AUSTIN Texas (Reuters) - Formula One’s struggling teams played down talk of a possible boycott of Sunday’s U.S. Grand Prix on Friday as argument over division of the sport’s revenues grew more heated on Friday.
With the indebted Marussia and Caterham teams in administration and absent from Austin, there was speculation that others could refuse to race in protest at what they see as an unfair playing field.
Britain’s Times newspaper reported in its Saturday edition that despair had turned to anger with Lotus, Sauber and Force India -- who have all had their own financial problems -- discussing the possibility of not racing.
“It is 50-50 whether it happens but what else is there?,” one unnamed executive was quoted as saying. “The small teams have complained for months and warned what was going to happen but no one listened.”
Lotus principal Gerard Lopez told Reuters that he knew nothing about such a plan, which would revive painful memories of the farcical 2005 U.S. Grand Prix at Indianapolis when only six cars took part in the race after those using Michelin tires all withdrew.
That race was widely held up as Formula One shooting itself in the foot in a key market for sponsors and the car manufacturers.
”I’ve just found out about the story now, so my answer is no. I’ve no idea. I have to say a bit surprised,“ Lopez said. ”I’ve had a meeting with them (the other teams) about the cash distribution and so on, and that’s it.
“I‘m not aware of this. I don’t even know where this comes from,” he added.
Force India team bosses also professed to be unaware of the suggestion, while there was nobody at Sauber immediately available for comment.
However Force India deputy principal Bob Fernley suggested there was an agenda at play, however, and said more teams risked folding unless something was done.
“Two teams have now gone and I think the commercial rights holder is comfortable to thinking there might be 14 cars next year. How many do they want to lose?,” he told Reuters.
“He (commercial supremo Bernie Ecclestone) thinks there could be 14 cars next year. So the question is, if we are driving teams out of the business to what agenda is it? And what’s the game?”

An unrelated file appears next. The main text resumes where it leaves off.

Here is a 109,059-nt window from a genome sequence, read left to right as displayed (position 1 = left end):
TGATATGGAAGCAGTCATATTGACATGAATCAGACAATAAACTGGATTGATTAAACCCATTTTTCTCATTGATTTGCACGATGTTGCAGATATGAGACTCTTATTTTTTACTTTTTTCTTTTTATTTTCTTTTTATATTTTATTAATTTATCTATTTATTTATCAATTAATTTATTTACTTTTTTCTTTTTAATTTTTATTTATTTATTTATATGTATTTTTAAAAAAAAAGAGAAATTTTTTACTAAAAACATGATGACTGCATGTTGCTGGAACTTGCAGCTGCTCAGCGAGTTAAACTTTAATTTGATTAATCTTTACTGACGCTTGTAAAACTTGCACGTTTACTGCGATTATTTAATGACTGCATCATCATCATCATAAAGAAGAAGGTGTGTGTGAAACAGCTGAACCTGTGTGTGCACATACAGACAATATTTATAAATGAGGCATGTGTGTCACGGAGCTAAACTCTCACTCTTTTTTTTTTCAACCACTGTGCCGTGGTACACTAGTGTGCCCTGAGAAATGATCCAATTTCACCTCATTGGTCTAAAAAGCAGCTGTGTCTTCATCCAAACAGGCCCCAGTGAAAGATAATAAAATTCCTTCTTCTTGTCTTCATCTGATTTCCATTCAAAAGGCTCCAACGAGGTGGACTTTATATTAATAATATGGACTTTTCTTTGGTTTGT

The Times quoted Ecclestone as saying there was a risk of two more teams falling by the wayside.
“If we lose another two teams that is what will happen,” he said. “We need (them) if they are going to be there performing properly and not moving around with begging buckets.”
Fernley spoke after a news conference that went on for nearly an hour and that also spoke volumes about the crisis engulfing the sport.
The Sauber, Lotus and Force India bosses all sat on the back row while in front of them, emphasizing the division in the paddock, sat McLaren’s Racing Director Eric Boullier and Mercedes motorsport head Toto Wolff.
The calls of the back row for a revision of how the revenues were divided, in a sport with turnover in excess of $1.5 billion a year but where the big teams get far more than the less successful ones, seemed to fall largely on deaf ears.
“If you look at the budgets of Marussia and the highest spender, whether it is Ferrari or Red Bull, we are talking about a gap from $70 million to $250 million,” said Wolff.
“So if you want to start with a cost cap, how do you do that? Do you make two thirds of the people redundant in the big teams? How does it function?”
Wolff said teams had always come and gone in Formula One and the sport was a tough business.
“Maybe Formula One is just a different ball game,” he said.
This is the pinnacle of motor racing and if you want to compete at the pinnacle you need to have the resources.”
Editing by Greg Stutchbury